There are other people that are greeters as part of their profession. A maître d' would definitely have to be trained in the art of greeting. Office receptionists are often skilled greeters. Travel bureau representatives are exquisite greeters; I often find myself going to travel bureaus in familiar areas just to receive such a pleasantry.
You might want to hire an in-home greeter. When you return home from work, your greeter would be there to welcome you. Your greeter could usher in your friends and visitors, especially helpful in case you are not in a particularly welcoming and sociable mood.
You might not be able to afford an experienced greeter. A professional greeter may ask for a salary as high as $15,000 a year. While you may be able to knock that price down considerably by offering room and board (and thus benefit from having a live-in greeter), it is still outside affordability to most middle-class incomes.
What about an amateur greeter? This might be the right option. An amateur live-in greeter might cost you $10,000 a year (or less, if you hire an immigrant greeter, although some basic language training may be required). What you should look for in a greeter is a good smile, and a casual terseness. I recommend seeking candidates with jogging experience. Joggers have a lot of practice with brief and friendly greetings, such as "Hello!" and "' Morning!"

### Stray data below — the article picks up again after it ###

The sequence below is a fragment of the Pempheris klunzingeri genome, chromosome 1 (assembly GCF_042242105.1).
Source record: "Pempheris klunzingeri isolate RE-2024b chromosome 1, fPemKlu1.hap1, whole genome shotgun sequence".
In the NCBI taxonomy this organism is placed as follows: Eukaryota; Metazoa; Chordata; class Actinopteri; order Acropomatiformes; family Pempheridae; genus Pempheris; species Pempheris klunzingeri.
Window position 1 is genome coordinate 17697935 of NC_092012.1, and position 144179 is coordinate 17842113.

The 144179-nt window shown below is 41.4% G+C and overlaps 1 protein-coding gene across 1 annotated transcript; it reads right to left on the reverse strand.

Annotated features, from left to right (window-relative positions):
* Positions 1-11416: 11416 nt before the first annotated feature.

You do not want a greeter who talks too much. Too much talking invariable leads to non-rhetorical questions, such as "How was your day?" You do not want to ask guests how their days were. What if they had bad days? You have just brought the weight of a bad day forward. You only wish to welcome your guests.
While interviewing your candidates for greeter, arrange to have a friend step into the room. How does your candidate react? If he or she says, "Hello" or "Welcome" or "Good afternoon," then you may have found the right candidate. A candidate that simply nods is not welcoming enough. A response such as "How's it goin'" says that your candidate does not really care that your guest has arrived, but is merely vocally acknowledging the presence of another human being. "It's good to see you" is toadyish and annoying when applied to a stranger, and a handshake is presumptuously familiar.
Do not forget to consider the other important task assigned to a greeter: friendly parting words and a wave. Again, look for phrases such as "Thanks for stopping by," or "Have a good day," or "See you soon." These phrases should reinforce the idea that the guest's company was appreciated, and therefore a simple "Goodbye" or "Drive safely" is insufficient. Parting words can take on more familiarity than a greeting, but should not descend to any sort of pretentious wistfulness that might be seen as a certain desperate loneliness.
A greeter in your home, while certainly a significant expense, is an affordable luxury you should not deny yourself. Your family and friends will feel more at ease, and probably visit frequently once you hire a greeter. You might even find that you yourself feel more welcome, even in your own home. A competent greeting is an indispensable service.